PARTITION BYcreates a frame for each group. In our case, we have two frames, one for each
category_id. Then, all aggregate and window functions before the
OVERclause operate against this frame. Each window frame effectively has its own result set, according to the defined partition.
When a window frame is ordered, using an
ORDER BYclause, even more options are possible. For example, consider the following:
Look familiar? This is essentially the original , except we’ve added a new column: its price rank within a window partitioned by
category_id. It’s a mouthful to describe, but we’re very close to our original goal of finding the cheapest cat picture per category. All we need to do now is select rows that have a rank of 1.
Not so fast. Can you spot the issue with the above? The
rank()window function assigns the same rank to ties, but we need the first one alphabetically in the case of “ties”. We can remedy that by using a different window function,
row_number(), which guarantees different numbers.
Perfect! Looking at the rows with “1” as their “row_number”, we see what we expect, “Hugs not Drugs” and “Turkleton’s Folly”, which are the cheapest pictures from their categories. We can use an
INclause for filtering, similar to the previous approach:
The where clause above filters records that both have an id that appears in the subquery next to a rank of 1. Now that we have the SQL down, let’s convert our Ruby model to take advantage of this window function technique:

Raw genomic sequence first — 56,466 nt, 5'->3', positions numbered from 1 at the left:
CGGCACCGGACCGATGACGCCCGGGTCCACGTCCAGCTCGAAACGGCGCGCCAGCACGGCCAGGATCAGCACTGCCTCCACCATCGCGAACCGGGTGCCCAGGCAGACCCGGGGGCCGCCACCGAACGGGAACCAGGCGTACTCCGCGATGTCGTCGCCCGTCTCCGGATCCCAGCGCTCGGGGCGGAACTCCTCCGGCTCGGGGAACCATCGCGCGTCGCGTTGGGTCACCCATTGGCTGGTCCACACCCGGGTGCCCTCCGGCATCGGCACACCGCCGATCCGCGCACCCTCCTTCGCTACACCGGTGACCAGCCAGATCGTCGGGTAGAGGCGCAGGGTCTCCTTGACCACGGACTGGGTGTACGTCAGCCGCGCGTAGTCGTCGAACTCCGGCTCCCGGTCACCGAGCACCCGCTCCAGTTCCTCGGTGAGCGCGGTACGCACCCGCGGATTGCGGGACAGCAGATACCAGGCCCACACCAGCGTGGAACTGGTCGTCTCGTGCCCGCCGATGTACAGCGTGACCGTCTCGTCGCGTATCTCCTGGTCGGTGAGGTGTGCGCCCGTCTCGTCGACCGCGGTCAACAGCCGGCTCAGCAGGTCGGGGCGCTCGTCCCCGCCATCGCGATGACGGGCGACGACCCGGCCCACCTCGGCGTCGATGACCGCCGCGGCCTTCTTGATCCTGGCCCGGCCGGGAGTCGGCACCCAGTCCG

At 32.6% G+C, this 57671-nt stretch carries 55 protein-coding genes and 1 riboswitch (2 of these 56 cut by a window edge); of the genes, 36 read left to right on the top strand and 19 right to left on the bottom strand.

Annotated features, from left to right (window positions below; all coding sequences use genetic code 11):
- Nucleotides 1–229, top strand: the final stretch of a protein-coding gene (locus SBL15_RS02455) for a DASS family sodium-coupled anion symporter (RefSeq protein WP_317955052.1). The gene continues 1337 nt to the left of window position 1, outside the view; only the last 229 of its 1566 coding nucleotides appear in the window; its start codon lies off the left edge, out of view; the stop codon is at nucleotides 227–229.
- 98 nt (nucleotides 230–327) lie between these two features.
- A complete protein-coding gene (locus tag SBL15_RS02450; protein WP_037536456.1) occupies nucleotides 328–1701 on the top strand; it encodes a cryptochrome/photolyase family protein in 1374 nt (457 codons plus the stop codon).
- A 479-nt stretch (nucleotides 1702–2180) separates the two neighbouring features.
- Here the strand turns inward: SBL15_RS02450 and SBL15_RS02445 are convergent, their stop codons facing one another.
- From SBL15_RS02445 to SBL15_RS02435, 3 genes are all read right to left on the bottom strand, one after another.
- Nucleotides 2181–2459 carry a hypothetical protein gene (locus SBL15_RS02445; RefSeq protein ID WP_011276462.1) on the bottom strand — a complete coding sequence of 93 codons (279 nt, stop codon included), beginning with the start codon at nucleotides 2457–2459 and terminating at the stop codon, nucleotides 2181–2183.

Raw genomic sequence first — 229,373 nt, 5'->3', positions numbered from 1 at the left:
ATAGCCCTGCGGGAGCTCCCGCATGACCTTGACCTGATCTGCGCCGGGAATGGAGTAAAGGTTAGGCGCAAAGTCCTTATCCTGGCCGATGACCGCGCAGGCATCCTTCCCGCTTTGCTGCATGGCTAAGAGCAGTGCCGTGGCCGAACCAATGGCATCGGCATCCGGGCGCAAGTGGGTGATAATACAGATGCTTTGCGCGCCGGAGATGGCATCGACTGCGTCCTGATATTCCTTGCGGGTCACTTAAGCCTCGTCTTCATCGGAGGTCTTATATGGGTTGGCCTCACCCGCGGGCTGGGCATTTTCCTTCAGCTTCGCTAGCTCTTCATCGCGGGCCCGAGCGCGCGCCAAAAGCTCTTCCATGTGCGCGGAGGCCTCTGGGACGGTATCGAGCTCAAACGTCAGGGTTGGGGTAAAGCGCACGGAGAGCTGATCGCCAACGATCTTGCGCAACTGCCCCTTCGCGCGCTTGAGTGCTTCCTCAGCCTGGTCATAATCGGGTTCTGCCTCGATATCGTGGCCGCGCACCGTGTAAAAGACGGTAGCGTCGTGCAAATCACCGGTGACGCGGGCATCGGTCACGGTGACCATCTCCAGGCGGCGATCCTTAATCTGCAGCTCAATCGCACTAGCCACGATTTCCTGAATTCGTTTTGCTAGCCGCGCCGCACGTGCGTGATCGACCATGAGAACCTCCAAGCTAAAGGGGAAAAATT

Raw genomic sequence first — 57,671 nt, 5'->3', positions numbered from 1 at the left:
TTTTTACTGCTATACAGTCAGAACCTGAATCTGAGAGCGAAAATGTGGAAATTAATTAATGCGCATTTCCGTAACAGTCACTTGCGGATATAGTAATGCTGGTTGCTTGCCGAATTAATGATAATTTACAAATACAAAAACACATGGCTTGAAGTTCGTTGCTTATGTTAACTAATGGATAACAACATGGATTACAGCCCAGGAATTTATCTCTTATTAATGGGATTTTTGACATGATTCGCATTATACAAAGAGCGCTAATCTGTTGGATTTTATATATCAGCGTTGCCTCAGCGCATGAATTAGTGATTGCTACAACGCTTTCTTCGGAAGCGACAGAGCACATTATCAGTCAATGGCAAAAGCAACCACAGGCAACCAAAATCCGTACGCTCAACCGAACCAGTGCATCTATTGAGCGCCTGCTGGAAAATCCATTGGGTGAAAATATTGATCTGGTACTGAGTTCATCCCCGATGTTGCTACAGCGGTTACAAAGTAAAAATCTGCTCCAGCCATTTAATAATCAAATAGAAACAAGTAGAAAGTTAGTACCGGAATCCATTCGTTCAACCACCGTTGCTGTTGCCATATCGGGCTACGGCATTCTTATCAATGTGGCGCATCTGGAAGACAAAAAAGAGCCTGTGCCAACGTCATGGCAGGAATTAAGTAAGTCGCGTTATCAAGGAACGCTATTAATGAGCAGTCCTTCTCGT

Groovy. Just like before, we can use to the power of ActiveRelation to build up our subselect, which then gets interpolated into the
whereclause. I’ve also prepended
table_name, to avoid potential ambiguous column problems.
There is one potential issue with using window functions: limited vendor support. While most of the big boys implement window functions (Oracle, Postgresql, and SQLServer, to name a few), MySQL and SQLite users are out of luck.
- Very performant (consistently twice as fast as Approach 2 on my laptop)
- Much less noise than SQL subselect stuff
- Easy to understand, assuming a basic knowledge of SQL window functions
- Not portable (window functions are not available in MySQL or SQLite)
While they may not be appropriate for every situation, window functions are a great tool for your toolbelt. They excel at filtering down rows based on aggregate data, or adding aggregate data to the rows you’d already like to select.
While writing this post, I created a sample Rails app to iterate quickly. I used TDD to write the pure-ruby approach, and reused the specs while I “refactored” the implementation to the subsequent approaches. Of particular note is the history of the CatPicture model, which mirrors the code above.